Protect the Right to Privacy

P11 By Peter Linehan

Target: Michael Peter Huerta, Administrator of the Federal Aviation Administration (FAA)

Goal: Ensure that rules for domestic drone use include rules safeguarding privacy.

Drones began as tools for surveillance, and yet recently published rules for domestic drone flight contain no privacy regulations despite multiple reports regarding the threat of drones to privacy. The rules do require pilots to remain within the line of sight of their drones. However, some drones have the capacity to track dozens of people or vehicles up to 65 miles away. Furthermore, developments in imaging technology such as small, extremely high resolution cameras, infrared technology, and facial recognition software can make drones even more effective surveillance tools.

There are already regulations in place banning warrantless drone surveillance by law enforcement, but these regulations cover neither individuals nor corporations. There are laws covering voyeurism, harassment, stalking, and other surveillance, but these laws do not deal with the reality of drones. For instance, restraining orders against stalkers or abusive spouses are far less effective if that individual can surveil his/her victim from dozens of miles away. It is clear that there is a need for effective regulations regarding the threat to privacy presented by private drone flight. Sign our petition and demand that the FAA ensures that our privacy is protected.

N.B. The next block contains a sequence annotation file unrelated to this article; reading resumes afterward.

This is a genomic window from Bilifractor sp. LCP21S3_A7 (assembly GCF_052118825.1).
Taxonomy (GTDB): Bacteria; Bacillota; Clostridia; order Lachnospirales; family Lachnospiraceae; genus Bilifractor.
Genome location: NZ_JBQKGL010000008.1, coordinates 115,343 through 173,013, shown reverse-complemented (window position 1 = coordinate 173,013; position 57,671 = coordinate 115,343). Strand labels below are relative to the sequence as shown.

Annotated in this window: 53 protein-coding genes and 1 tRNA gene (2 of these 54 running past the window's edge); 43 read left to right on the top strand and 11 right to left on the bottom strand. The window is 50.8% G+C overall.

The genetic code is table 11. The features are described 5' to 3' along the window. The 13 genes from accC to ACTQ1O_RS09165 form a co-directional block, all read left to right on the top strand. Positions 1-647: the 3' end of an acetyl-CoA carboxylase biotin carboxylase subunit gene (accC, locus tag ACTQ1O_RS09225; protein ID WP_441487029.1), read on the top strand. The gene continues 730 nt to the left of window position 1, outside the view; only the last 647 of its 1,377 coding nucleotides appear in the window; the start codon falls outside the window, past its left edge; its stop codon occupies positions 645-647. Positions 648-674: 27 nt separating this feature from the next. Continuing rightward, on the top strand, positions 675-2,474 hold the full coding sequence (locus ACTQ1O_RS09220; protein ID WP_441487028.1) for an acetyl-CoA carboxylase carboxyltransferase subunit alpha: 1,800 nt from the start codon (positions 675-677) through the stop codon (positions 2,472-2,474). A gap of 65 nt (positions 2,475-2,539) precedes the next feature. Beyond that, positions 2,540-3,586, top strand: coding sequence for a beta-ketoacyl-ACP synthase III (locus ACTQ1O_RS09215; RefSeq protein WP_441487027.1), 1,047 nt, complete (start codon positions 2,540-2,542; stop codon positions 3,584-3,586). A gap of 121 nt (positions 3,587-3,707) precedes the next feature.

PETITION LETTER:

Dear Administrator Huerta,

I was disturbed to hear that none of the rules concerning private drone flight outlined by the FAA deal with the issue of privacy. With the development of gigapixel cameras, infrared technology, and facial recognition software, as well as the capacity of drones to track ‘targets’ up to 65 miles away, it is clear that the operation of drones in urban areas could well compromise the right to privacy.  I believe that there is a need for FAA regulations regarding the surveillance capacity of privately flown drones.

These regulations would be in line with the FAA’s longtime policies of regulating the parts used in aviation. Furthermore, a comprehensive registration system for drones could be implemented to ensure new technologies are not being used to commit crimes. There are laws against peeping toms, stalking, and other forms of harassment. However, without regulations regarding privacy, drones could undermine many of the basic forms of redress victims of harassment have against their harassers. I urge you to work with the National Telecommunications and Information Administration to ensure our privacy rights are protected.

Sincerely,

[Your Name Here]

Photo Credit: Peter Linehan

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